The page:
We love to champion the Land Rover. But Gavin Gardiner reminds us that we would be without it if it weren't for the Jeep, as he chooses his favourite bit of kit

Every true sportsman has that one bit of kit that he couldn’t enter the field without. In a new series of columns, we ask what bit of kit is most indispensable in the field. Gavin Gardiner chooses his Jeep.

Find out what Max Hastings couldn’t be without in the field. Read my favourite bit of kit: Max Hastings. Every sportsman’s choice is different, as Gavin Gardiner shows.


I remember the day my father came home and said, “I am going to see a Jeep, do you want to come?” I was four years old and had no idea what to expect. We drove to a remote hilltop farm and an eccentric lady took us out to a barn, where a sorry-looking 1942 Willys Jeep sat in a corner. She had bought it at a government auction 20 years previously to work on the farm but now had a new Land Rover and the Jeep was redundant. A deal was done and we headed off to collect a trailer to bring it home. Under all the mud and bird droppings it was in remarkably good condition. My father has had it for 45 years now and I learned to drive in it.

Of course, I had to have my own and, eventually, in 1991 a Jeep turned up locally. It was slightly unusual as it had been built in 1948 for the Swiss Air Force and had recently been imported. It turned out that my father knew the owner and after briefly viewing it an offer was made.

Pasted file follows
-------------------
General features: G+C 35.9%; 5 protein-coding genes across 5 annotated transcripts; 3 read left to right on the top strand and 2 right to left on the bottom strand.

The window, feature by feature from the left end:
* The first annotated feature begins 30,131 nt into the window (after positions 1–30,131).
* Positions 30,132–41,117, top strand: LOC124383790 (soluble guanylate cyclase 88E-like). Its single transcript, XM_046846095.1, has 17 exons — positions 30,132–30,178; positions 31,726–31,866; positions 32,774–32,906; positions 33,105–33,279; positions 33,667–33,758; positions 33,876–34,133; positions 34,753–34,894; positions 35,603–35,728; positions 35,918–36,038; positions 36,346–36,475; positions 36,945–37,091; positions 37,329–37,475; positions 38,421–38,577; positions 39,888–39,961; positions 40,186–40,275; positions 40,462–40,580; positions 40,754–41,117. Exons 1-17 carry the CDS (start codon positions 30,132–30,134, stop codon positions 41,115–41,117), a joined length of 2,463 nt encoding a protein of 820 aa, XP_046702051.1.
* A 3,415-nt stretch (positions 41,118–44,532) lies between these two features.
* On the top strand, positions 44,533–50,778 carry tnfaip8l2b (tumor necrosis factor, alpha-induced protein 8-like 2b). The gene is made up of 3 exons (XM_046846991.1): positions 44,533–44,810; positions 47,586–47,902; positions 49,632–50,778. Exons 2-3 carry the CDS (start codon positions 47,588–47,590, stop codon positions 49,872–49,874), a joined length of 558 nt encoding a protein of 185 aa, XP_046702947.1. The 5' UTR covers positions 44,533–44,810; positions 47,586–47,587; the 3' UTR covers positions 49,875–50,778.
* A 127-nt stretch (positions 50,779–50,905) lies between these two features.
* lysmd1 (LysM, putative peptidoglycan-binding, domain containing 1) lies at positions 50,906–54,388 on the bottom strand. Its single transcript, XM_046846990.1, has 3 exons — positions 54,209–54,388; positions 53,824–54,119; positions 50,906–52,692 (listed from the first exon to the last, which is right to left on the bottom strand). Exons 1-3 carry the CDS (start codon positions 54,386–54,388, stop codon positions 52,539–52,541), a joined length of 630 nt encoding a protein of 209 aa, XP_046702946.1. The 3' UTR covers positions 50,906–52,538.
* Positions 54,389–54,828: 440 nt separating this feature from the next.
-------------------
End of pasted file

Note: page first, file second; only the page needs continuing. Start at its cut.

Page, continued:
There is a utilitarian beauty to a stark piece of classic industrial design. There is not an ounce of metal that is out of place or without a purpose and it is no coincidence that the original Willys Jeep has become one of the 20th century’s most enduring motoring icons. Born out of the need for a small, four-wheeled-drive utility vehicle, the Jeep entered US Army service in 1941 and was to serve in every theatre of the Second World War. Produced in large numbers, thousands were left behind in Europe when the war was over. These surplus Jeeps were used in farming, agriculture and every walk of life.

I still have that Jeep and have done many thousands of miles in it. If the sun shines, I take it to work, I can do the shopping in it or just feel the wind in my hair. Where it really excels is rabbit-shooting. On a warm summer’s evening with the windscreen folded down, you have a 360-degree field of view. I can think of no vehicle more perfect for this type of work. It is small and agile and I can see how well-suited these original Jeeps were to the battlefield. In this country we love to champion the Land Rover but without the Jeep there would have been no Land Rover.

A bit rough round the edges, well loved and well worn, my Jeep has seen countless evenings of fun, been part of many memories and is something that I would never part with. It is already a firm favourite of my two little boys and I suspect that, when the time comes, they will have to have their own as well.

Gavin Gardiner is an auctioneer of fine modern and vintage sporting guns, rifles and accessories.